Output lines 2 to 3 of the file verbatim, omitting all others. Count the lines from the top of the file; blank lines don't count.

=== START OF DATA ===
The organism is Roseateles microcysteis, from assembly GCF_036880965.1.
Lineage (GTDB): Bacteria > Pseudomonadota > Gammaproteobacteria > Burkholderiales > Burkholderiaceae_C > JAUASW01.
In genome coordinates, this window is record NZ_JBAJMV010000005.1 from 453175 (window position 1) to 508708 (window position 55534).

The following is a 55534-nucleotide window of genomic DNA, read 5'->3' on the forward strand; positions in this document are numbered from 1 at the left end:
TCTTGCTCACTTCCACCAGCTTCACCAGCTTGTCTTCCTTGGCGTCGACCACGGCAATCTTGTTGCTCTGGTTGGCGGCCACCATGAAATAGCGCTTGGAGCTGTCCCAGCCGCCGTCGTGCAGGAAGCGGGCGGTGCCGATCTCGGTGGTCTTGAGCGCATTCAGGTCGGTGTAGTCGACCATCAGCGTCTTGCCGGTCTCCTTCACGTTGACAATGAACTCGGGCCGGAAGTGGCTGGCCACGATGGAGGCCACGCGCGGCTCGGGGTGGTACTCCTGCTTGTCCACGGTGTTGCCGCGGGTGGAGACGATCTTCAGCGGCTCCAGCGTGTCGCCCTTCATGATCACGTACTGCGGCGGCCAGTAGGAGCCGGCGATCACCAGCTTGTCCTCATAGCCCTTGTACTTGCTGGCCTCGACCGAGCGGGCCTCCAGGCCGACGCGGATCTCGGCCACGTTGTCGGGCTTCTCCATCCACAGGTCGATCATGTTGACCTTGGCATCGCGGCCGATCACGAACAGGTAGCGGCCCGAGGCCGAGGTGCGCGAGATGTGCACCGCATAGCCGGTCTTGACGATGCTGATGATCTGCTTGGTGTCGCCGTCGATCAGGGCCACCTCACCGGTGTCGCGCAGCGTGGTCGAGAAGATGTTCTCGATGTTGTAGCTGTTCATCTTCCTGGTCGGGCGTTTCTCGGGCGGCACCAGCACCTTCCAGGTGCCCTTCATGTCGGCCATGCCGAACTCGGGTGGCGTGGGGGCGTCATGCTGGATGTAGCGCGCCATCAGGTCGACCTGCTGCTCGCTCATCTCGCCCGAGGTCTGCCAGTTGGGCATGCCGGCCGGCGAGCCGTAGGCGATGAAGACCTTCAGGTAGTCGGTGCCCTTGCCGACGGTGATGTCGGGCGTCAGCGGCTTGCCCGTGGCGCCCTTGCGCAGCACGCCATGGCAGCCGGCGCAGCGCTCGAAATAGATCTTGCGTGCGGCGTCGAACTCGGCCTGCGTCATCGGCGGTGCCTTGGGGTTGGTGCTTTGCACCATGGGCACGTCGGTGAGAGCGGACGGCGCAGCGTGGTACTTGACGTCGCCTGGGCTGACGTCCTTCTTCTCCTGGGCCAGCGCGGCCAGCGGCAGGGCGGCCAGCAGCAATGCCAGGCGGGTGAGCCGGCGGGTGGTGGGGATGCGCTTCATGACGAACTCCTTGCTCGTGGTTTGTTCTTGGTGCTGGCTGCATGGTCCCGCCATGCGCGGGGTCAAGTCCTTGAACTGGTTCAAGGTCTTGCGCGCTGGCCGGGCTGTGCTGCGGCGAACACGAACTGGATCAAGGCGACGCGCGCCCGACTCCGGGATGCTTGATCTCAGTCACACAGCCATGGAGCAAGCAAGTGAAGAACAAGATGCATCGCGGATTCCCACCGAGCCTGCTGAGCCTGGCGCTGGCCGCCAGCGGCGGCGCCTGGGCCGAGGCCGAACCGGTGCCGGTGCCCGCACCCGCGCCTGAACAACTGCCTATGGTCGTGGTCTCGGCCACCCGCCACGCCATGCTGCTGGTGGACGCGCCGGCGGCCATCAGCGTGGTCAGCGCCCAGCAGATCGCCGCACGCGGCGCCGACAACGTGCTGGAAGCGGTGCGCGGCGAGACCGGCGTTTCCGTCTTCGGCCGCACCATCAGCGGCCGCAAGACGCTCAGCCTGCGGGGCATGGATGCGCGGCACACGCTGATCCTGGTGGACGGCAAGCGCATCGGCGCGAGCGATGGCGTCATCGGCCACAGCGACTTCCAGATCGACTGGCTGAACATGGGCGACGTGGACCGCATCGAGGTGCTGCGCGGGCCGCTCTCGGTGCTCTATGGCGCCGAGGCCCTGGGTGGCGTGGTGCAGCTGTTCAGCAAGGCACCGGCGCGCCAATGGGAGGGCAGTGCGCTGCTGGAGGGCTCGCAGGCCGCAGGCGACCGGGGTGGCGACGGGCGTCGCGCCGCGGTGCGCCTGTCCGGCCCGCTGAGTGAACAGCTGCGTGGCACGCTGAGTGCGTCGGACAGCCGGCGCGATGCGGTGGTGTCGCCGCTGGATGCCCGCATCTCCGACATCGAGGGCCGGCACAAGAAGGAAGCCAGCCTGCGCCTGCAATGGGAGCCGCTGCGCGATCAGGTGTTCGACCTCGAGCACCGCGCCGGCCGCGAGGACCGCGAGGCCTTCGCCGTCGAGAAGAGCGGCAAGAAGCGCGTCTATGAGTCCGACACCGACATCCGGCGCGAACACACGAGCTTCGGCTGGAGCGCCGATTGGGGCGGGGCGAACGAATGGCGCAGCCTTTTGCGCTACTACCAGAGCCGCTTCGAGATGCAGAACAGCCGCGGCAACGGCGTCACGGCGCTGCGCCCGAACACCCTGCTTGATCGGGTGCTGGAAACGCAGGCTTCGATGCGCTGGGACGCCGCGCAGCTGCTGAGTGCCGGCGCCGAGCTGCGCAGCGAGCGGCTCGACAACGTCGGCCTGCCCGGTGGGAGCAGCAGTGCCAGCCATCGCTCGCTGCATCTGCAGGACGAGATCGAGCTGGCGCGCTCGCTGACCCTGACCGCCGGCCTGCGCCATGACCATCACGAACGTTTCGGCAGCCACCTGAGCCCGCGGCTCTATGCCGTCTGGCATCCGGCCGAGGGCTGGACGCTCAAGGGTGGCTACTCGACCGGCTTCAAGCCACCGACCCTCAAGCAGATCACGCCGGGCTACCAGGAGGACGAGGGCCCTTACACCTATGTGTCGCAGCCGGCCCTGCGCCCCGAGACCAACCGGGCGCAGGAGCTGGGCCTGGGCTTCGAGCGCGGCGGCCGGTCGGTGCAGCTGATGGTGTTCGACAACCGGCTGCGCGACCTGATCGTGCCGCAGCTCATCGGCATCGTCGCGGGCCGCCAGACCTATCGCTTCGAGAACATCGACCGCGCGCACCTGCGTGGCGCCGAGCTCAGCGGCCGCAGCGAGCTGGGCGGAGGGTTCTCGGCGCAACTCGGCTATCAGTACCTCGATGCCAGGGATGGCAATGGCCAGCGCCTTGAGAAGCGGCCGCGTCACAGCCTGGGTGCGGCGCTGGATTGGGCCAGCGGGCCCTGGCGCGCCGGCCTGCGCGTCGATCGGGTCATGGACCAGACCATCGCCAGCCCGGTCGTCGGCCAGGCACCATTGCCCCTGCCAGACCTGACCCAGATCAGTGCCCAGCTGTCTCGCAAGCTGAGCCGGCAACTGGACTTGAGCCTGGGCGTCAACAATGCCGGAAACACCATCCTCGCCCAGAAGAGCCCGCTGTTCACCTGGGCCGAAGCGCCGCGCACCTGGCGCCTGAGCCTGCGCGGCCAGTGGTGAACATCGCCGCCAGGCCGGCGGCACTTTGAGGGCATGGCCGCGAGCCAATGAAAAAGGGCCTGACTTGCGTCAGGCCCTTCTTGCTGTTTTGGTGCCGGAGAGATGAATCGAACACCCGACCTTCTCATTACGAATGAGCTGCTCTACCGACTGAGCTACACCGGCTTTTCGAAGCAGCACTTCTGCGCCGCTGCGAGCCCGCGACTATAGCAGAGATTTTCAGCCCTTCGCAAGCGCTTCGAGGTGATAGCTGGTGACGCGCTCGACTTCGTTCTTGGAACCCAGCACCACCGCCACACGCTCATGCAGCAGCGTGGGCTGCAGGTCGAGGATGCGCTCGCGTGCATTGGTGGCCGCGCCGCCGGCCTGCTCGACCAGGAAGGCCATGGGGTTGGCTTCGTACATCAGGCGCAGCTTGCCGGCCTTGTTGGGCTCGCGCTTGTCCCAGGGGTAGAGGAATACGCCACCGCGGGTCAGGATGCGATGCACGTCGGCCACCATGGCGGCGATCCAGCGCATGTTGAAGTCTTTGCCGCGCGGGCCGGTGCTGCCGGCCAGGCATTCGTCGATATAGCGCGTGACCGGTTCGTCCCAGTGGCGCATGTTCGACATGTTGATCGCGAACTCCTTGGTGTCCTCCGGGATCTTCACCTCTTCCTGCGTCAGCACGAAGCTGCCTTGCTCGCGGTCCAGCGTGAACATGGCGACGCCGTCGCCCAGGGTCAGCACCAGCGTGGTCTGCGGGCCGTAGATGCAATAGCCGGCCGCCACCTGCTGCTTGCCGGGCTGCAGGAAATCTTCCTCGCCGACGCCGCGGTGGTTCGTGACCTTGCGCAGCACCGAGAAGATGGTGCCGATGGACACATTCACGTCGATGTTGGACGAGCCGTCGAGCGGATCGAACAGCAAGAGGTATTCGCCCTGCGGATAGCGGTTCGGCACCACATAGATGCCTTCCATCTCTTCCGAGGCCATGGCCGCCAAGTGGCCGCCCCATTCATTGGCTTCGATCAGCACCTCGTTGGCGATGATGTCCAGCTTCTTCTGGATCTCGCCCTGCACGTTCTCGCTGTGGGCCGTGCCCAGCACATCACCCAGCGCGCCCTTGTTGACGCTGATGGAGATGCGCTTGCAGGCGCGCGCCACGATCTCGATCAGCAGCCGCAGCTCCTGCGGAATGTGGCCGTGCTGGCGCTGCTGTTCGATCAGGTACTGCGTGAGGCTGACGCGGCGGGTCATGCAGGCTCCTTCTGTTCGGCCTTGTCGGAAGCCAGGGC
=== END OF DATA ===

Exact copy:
Lineage (GTDB): Bacteria > Pseudomonadota > Gammaproteobacteria > Burkholderiales > Burkholderiaceae_C > JAUASW01.
In genome coordinates, this window is record NZ_JBAJMV010000005.1 from 453175 (window position 1) to 508708 (window position 55534).